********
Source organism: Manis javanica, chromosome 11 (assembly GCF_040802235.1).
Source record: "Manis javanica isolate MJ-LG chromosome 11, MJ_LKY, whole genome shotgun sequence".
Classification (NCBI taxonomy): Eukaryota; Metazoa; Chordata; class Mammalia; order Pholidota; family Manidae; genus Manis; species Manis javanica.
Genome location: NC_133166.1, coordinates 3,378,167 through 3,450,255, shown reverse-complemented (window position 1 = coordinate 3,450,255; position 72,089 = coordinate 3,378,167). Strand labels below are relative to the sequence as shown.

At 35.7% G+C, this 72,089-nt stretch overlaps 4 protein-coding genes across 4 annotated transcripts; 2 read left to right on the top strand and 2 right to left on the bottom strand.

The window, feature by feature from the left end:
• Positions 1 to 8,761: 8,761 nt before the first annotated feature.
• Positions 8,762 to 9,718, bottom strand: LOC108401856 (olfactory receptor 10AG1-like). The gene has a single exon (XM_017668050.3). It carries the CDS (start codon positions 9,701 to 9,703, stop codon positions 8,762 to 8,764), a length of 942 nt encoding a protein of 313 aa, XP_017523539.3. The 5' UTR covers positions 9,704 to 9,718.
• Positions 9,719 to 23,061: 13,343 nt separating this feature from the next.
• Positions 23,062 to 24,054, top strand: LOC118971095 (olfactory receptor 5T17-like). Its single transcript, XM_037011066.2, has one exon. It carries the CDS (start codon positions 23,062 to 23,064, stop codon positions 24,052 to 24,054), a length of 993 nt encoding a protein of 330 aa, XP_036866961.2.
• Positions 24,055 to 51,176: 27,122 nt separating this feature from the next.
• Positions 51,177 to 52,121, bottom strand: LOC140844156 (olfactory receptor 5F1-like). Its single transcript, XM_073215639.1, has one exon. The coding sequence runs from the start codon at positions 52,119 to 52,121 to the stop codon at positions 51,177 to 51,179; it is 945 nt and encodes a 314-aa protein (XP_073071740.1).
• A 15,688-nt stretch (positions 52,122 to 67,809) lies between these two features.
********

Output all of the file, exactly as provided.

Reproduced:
Source organism: Manis javanica, chromosome 11 (assembly GCF_040802235.1).
Source record: "Manis javanica isolate MJ-LG chromosome 11, MJ_LKY, whole genome shotgun sequence".
Classification (NCBI taxonomy): Eukaryota; Metazoa; Chordata; class Mammalia; order Pholidota; family Manidae; genus Manis; species Manis javanica.
Genome location: NC_133166.1, coordinates 3,378,167 through 3,450,255, shown reverse-complemented (window position 1 = coordinate 3,450,255; position 72,089 = coordinate 3,378,167). Strand labels below are relative to the sequence as shown.

At 35.7% G+C, this 72,089-nt stretch overlaps 4 protein-coding genes across 4 annotated transcripts; 2 read left to right on the top strand and 2 right to left on the bottom strand.

The window, feature by feature from the left end:
• Positions 1 to 8,761: 8,761 nt before the first annotated feature.
• Positions 8,762 to 9,718, bottom strand: LOC108401856 (olfactory receptor 10AG1-like). The gene has a single exon (XM_017668050.3). It carries the CDS (start codon positions 9,701 to 9,703, stop codon positions 8,762 to 8,764), a length of 942 nt encoding a protein of 313 aa, XP_017523539.3. The 5' UTR covers positions 9,704 to 9,718.
• Positions 9,719 to 23,061: 13,343 nt separating this feature from the next.
• Positions 23,062 to 24,054, top strand: LOC118971095 (olfactory receptor 5T17-like). Its single transcript, XM_037011066.2, has one exon. It carries the CDS (start codon positions 23,062 to 23,064, stop codon positions 24,052 to 24,054), a length of 993 nt encoding a protein of 330 aa, XP_036866961.2.
• Positions 24,055 to 51,176: 27,122 nt separating this feature from the next.
• Positions 51,177 to 52,121, bottom strand: LOC140844156 (olfactory receptor 5F1-like). Its single transcript, XM_073215639.1, has one exon. The coding sequence runs from the start codon at positions 52,119 to 52,121 to the stop codon at positions 51,177 to 51,179; it is 945 nt and encodes a 314-aa protein (XP_073071740.1).
• A 15,688-nt stretch (positions 52,122 to 67,809) lies between these two features.